Rename & Redefine Miscarriages – A Mother’s Heartache & Plea

I recently Googled synonyms for the word, “miscarriage,” and these are what popped up:

“Abortion, mishap, botch, breakdown, defeat, error, interruption, malfunction, misfire, mistake, nonsuccess, failure, weakness, deficiency.”

The antonyms just added insult to injury, “Accuracy, certainty, correction, success, triumph, win.”

Whoever decided that the word “miscarriage” was the correct term for a mother’s loss, I will never be able to fully understand.

The word itself implies fault of the mother. It’s no wonder why so many of us feel shame, cry behind closed doors, shutdown, and don’t talk about it. And, it is not wonder why society does not know how to properly support us, and how to gracefully acknowledge it.

It’s actually a very common and normal part of life, and yet, even with today’s great advances and higher education, we still treat it like the Black Plague.

That word really sucks. It sucks the soul of the mother, and it sucks the humanity of society.

It’s not your fault, Mama.

Let me repeat that to you – IT IS NOT YOUR FAULT.

You’re not a mistake, a malfunction, or a botch. You did not misfire, you are not weak, and you most certainly are not an error.

Life really does work in mysterious ways, and there is so much about it that we just do not understand. Not even our advanced sciences and technology can understand all of it. Probably never will, either. Heck, we still don’t even know what really triggers labor, and why breast milk is so magical. We just have a lot of good guesses and bits and pieces of information that help us make educated conclusions. But, we really don’t know. Mother Nature is a beautiful enigma, and it’s why so many of us call life itself a miracle!

We need a new word. And, we need one right now!

Every other alternative I’ve found, though, just doesn’t work for one reason or another. I’ve spent weeks and weeks looking at words. There are over 171,000 words in the English language, and none of them seem to suffice.

“Loss” still has a negative connotation, because it’s not the same kind of loss when our parents pass away, or a friend dies in a car accident. And, any other synonym for “loss” still implies fault or failure of the mother.

This kind of loss is deeply, deeply personal.

How do you pick a word for that?!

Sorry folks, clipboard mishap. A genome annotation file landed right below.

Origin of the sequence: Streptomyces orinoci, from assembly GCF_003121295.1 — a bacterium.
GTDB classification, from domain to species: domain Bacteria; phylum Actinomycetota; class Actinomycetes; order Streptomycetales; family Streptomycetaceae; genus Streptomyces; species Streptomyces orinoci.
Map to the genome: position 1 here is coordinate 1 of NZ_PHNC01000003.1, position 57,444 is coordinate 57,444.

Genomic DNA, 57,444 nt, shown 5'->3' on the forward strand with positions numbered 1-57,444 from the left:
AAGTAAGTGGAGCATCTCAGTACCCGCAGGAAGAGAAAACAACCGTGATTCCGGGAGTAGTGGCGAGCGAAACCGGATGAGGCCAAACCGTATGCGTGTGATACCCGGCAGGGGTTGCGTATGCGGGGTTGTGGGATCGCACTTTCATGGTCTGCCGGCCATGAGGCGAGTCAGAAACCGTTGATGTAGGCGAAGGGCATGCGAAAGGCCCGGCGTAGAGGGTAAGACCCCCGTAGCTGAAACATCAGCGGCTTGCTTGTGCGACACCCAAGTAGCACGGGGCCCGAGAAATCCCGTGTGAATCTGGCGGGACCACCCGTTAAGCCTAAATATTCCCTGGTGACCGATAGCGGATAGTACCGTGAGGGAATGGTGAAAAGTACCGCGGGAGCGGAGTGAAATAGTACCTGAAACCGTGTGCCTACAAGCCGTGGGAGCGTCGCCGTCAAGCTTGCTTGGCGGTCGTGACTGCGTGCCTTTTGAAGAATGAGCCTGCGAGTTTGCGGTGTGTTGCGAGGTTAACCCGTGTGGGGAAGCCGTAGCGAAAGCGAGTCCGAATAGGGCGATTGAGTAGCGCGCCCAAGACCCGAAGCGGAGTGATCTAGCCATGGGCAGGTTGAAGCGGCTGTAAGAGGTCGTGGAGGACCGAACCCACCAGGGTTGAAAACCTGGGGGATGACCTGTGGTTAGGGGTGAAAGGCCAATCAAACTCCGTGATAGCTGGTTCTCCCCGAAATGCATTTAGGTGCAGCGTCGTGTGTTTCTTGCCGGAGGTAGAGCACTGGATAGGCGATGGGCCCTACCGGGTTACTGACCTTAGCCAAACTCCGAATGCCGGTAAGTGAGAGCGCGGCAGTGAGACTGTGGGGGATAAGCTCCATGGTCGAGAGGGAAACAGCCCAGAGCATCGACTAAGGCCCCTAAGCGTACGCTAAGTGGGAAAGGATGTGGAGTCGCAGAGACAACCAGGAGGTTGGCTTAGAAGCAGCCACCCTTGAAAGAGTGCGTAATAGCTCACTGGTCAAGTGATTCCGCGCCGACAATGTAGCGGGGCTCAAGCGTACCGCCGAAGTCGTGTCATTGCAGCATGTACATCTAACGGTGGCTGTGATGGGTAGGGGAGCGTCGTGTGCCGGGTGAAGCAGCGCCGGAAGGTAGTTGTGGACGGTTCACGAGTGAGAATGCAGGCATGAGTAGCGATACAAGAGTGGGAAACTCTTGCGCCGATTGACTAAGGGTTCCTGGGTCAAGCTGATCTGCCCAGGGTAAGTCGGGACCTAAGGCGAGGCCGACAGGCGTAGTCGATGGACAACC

For lack of a better word, I had a miscarriage back in 2015, and I had a lot of anger and resentment during that time. I wasn’t angry at myself, though, nor at any one in particular. I wasn’t even mad at the loss itself.

I was mad at the culture we’ve created surrounding miscarriages.

I had very well-intended women swarm around me telling me, “It wasn’t meant to be. The baby just wasn’t ready. God has a plan. Mother Nature took care of it for you. It happens all the time. Women have lots of miscarriages. You’re not the only one. I had five miscarriages before I had Johnny.”

Can I just tell you straight up – When a woman is drowning in mourning, she doesn’t want to hear any of that. It is not comforting, even though it is intended to be. However, it inadvertently minimizes her pain and experience. And, I get it – We naturally want to ease the pain of someone suffering, therefore, we try to take some of it away by saying those things. But, you can’t take someone’s pain for them. Nor should you try to. Pain, while uncomfortable to deal with, is important and necessary for the mourner.

So, instead, acknowledge her loss and let her lead her healing process.

Don’t tell her how to feel or how to deal with it.

It’s her loss, not yours.

Let it be about her, not you, or anyone else.

I also had men and women who just outright avoided me for a few weeks because they were uncomfortable, and I understand why. They felt it was better to just not say or do anything, since they didn’t know what to say or do. But, admittedly, that hurt me, too. I really needed to be acknowledged.

And then, there were the others.

I got asked, “Did you eat anything you shouldn’t have? Maybe it was that sushi you ate. Do you think it’s because you worked out too much? Were you doing something you shouldn’t have right before it happened? Maybe you’re too muscular to carry (I owned a CrossFit gym at the time).”

I don’t think I need to explain how utterly disgusted I felt by these questions, and how inappropriate it is to ask any mother these types of questions after the loss of her unborn child, so we will move on…

As a blogger and social media participant, I saw a great deal of moms pleading their cases, followed by trolls shaming them, and then others excusing them, while still others were just insensitive and downright despicable. I started questioning humanity at this point.

There was NO SAFE PLACE for me to go and deal with my miscarriage. So, I did what too many of us do – I closed my door, hid under the covers, and cried my heart and soul out all by myself. I hid from the world. I dealt with it alone. I felt like I had to, and THAT made me mad, because we have created that environment.

Eventually, I was able to write about it in my blog, and I tried to start a real conversation about it, but alas, no one seemed ready for it yet.